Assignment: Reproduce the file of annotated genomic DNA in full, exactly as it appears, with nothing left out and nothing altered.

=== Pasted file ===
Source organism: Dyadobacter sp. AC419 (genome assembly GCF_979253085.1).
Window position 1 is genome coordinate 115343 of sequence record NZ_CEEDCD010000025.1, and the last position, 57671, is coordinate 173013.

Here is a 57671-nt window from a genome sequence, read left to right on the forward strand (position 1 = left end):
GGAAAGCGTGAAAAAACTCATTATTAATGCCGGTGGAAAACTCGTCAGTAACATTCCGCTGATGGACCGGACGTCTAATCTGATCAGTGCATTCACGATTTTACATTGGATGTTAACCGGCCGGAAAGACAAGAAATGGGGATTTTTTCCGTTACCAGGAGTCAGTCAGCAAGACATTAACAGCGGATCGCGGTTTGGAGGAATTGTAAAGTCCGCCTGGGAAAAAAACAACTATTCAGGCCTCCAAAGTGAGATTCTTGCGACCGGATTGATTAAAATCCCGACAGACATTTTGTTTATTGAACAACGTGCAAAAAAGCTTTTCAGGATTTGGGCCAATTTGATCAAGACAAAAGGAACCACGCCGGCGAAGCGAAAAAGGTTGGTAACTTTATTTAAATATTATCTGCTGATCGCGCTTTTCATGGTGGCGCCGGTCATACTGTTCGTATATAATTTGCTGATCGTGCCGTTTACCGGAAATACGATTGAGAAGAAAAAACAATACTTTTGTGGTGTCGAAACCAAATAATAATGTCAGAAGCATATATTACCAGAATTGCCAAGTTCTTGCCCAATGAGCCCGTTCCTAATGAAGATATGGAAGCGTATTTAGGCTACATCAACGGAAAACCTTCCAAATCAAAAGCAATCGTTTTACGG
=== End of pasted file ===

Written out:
Source organism: Dyadobacter sp. AC419 (genome assembly GCF_979253085.1).
Window position 1 is genome coordinate 115343 of sequence record NZ_CEEDCD010000025.1, and the last position, 57671, is coordinate 173013.

Here is a 57671-nt window from a genome sequence, read left to right on the forward strand (position 1 = left end):
GGAAAGCGTGAAAAAACTCATTATTAATGCCGGTGGAAAACTCGTCAGTAACATTCCGCTGATGGACCGGACGTCTAATCTGATCAGTGCATTCACGATTTTACATTGGATGTTAACCGGCCGGAAAGACAAGAAATGGGGATTTTTTCCGTTACCAGGAGTCAGTCAGCAAGACATTAACAGCGGATCGCGGTTTGGAGGAATTGTAAAGTCCGCCTGGGAAAAAAACAACTATTCAGGCCTCCAAAGTGAGATTCTTGCGACCGGATTGATTAAAATCCCGACAGACATTTTGTTTATTGAACAACGTGCAAAAAAGCTTTTCAGGATTTGGGCCAATTTGATCAAGACAAAAGGAACCACGCCGGCGAAGCGAAAAAGGTTGGTAACTTTATTTAAATATTATCTGCTGATCGCGCTTTTCATGGTGGCGCCGGTCATACTGTTCGTATATAATTTGCTGATCGTGCCGTTTACCGGAAATACGATTGAGAAGAAAAAACAATACTTTTGTGGTGTCGAAACCAAATAATAATGTCAGAAGCATATATTACCAGAATTGCCAAGTTCTTGCCCAATGAGCCCGTTCCTAATGAAGATATGGAAGCGTATTTAGGCTACATCAACGGAAAACCTTCCAAATCAAAAGCAATCGTTTTACGG